Dear Satan - A Christmas Story by Roy Barton

by Roy Barton

Dear Satan - A Christmas Story by Roy Barton

A mass of bright blue flame appeared on the raised platform at the front of the workshop, combined with an almost deafening explosion.

‘What in blue blazes am I doing here ?’ shrieked Satan incredulously, as the blue blazes around him died way.

In front of him several hundred elves stared back in awe and amazement. Several hid behind the largest toys with fear.

The lead elf walked a few paces forward. He had earned the right to be their leader and spokesman, through the fact that he was a full two inches taller than anybody else.

He cleared his throat nervously and stared up at the scarlet one. ‘This is an awfully complicated story.’ He started to say.

‘I’m not interested in stories !’ roared Satan, his eyebrows tightened together so much that sparks flew into his audience. Quite a few more elves dived for cover. ‘If I wanted stories I’d ask the Marquis de Sade to tell me a few. I bet they’re a darned sight more interesting than the one you’re going to tell me, too.’

The elf bristled at the newcomers comments. ‘Now listen here.’ he squeaked with as much authority as he could muster, as he was only about a third of Satan’s’ height, and more so too, because of the raised platform that the latter was stood on. It did seem to do the trick, though. Mainly because Satan wasn’t used to being spoken to in that way. Secondly, he had just tried to summon up a ball of fire to hit the elf with and it hadn’t appeared. Taking this into account, Satan realised he would have to listen to the story after all, and then he would just ask politely to go back where he came from, and that would be that. He would just pass this off as a bad dream and forget about it in a few days.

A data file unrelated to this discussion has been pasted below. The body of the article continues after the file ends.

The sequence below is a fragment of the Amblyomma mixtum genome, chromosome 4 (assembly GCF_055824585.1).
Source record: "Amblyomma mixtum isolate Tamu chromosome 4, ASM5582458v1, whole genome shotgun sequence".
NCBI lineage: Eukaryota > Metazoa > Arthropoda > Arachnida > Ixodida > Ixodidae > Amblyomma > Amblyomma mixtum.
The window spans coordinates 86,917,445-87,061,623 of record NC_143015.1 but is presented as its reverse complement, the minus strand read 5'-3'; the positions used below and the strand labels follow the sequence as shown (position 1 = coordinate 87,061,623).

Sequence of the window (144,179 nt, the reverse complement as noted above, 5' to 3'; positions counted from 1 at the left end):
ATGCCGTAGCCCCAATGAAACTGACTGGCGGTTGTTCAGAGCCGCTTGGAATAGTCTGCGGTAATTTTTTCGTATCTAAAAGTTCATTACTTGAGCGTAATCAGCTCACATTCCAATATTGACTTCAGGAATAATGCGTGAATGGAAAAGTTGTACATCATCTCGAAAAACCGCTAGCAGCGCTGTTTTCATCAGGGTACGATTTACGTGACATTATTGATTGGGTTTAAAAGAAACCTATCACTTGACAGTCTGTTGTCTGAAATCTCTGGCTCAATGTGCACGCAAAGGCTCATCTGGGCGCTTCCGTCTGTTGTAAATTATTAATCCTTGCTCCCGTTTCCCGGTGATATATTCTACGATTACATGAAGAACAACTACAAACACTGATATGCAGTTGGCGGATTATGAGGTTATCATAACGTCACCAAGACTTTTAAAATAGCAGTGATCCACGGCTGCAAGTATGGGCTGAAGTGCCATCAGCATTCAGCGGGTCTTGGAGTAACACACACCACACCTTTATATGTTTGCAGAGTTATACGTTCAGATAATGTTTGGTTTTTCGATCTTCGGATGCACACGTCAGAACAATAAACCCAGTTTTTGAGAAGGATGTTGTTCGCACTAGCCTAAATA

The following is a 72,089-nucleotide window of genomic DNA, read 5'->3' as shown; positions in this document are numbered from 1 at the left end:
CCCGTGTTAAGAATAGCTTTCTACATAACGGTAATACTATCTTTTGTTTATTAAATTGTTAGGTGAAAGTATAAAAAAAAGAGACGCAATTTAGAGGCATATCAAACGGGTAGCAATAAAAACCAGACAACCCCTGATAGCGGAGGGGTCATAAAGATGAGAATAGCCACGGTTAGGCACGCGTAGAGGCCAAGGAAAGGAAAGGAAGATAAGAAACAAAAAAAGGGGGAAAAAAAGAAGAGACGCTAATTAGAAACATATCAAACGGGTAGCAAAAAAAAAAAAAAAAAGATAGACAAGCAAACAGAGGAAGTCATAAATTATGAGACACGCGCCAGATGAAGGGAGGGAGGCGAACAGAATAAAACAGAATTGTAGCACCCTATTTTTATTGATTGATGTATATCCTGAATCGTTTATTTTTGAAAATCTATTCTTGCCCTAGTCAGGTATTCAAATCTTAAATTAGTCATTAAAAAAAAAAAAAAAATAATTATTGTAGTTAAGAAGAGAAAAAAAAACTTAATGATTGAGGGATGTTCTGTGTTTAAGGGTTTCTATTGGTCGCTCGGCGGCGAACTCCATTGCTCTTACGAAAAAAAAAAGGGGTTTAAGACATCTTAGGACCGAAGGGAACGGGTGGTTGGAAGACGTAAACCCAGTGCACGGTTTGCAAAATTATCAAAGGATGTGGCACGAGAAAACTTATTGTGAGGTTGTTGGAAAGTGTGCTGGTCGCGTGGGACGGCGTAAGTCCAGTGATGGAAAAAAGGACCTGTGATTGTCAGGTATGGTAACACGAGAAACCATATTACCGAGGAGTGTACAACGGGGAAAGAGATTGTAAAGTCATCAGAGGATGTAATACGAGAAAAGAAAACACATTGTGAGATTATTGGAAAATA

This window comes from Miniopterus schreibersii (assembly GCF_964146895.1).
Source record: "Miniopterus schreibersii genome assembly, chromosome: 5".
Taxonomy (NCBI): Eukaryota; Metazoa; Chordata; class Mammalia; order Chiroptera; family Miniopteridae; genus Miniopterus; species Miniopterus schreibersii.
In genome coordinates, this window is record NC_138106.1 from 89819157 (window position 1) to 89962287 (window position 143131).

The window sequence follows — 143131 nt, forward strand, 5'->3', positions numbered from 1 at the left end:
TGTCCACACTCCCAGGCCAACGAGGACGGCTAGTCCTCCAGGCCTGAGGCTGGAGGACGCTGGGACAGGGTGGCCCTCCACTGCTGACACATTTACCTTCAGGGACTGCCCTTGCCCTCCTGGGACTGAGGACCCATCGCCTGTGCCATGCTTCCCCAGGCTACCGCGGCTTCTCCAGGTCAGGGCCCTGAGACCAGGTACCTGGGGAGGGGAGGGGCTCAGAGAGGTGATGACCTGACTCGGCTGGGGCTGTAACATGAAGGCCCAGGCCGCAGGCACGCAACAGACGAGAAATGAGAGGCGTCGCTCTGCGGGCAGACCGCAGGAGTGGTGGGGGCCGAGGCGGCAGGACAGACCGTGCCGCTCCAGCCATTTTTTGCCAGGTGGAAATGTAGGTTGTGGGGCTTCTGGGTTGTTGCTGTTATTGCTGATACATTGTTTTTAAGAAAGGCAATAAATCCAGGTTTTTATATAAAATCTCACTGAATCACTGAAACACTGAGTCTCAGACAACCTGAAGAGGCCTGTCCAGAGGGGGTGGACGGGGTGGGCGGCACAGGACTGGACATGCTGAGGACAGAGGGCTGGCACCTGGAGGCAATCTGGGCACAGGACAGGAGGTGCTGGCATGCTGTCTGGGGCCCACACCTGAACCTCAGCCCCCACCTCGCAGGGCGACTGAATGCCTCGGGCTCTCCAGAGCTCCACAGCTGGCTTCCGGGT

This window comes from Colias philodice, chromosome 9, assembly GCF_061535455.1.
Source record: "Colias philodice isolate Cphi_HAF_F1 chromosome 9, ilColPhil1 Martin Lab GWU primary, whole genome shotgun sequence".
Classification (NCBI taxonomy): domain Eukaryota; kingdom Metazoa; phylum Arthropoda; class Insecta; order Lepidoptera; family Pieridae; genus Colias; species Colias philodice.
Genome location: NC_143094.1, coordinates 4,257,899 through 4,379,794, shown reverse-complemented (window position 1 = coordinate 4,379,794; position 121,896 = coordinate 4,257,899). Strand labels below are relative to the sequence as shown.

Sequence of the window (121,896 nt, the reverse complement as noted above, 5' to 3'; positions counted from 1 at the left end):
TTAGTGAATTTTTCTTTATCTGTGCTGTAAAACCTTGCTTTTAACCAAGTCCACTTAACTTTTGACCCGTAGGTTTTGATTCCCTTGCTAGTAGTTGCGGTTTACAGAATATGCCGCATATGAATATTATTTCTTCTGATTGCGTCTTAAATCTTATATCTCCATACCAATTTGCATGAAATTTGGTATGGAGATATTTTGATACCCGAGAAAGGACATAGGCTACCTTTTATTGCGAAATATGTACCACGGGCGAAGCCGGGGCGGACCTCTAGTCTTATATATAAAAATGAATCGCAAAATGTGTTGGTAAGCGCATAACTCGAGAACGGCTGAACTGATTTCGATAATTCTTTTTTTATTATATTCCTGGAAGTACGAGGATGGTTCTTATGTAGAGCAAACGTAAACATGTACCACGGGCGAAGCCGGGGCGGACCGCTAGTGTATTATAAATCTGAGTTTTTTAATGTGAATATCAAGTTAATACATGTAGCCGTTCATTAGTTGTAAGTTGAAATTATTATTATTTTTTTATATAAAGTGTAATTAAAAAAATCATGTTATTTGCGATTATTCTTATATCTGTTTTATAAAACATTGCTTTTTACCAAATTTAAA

‘I know what you’re thinking. We can read each others’ thoughts here, you know.’

"Oh, blast !" thought Satan.

‘Oh, blast, indeed.’ Echoed the lead elf. ‘Let’s get one thing perfectly clear- you’re about as welcome her as a massive outbreak of very nasty, virulent diseases but we have absolutely no control of these events. It’s a time paradox and my story will explain it.’

Satan sighed and gave in. He just hoped that it wouldn’t take that long. He had left his favourite fork in the furnace and it might liquify if he didn’t get back soon. ‘At least get me a chair.’ He implored. Almost as he finished the last word a couple of elves brought a seat up for him and he sat down on it. ‘Okay, you may continue.’

The lead elf almost glowed with self-importance and he puffed his chest out before he started. ‘All through the year we help Santa Claus get the presents ready for the next Christmas. It is a long and rewarding job which we enjoy doing. Unfortunately it takes a lot of time to read the letters coming in, and some are so badly written that we have to employ special elves that can read all kinds of hand-writing to decipher what they say. They not only have to deal with these children’s letters but medical prescriptions and maths teachers reports as well, so, as you can see, it is a very demanding job. Some other letters have careless spelling mistakes but normally we can deal with those, ourselves.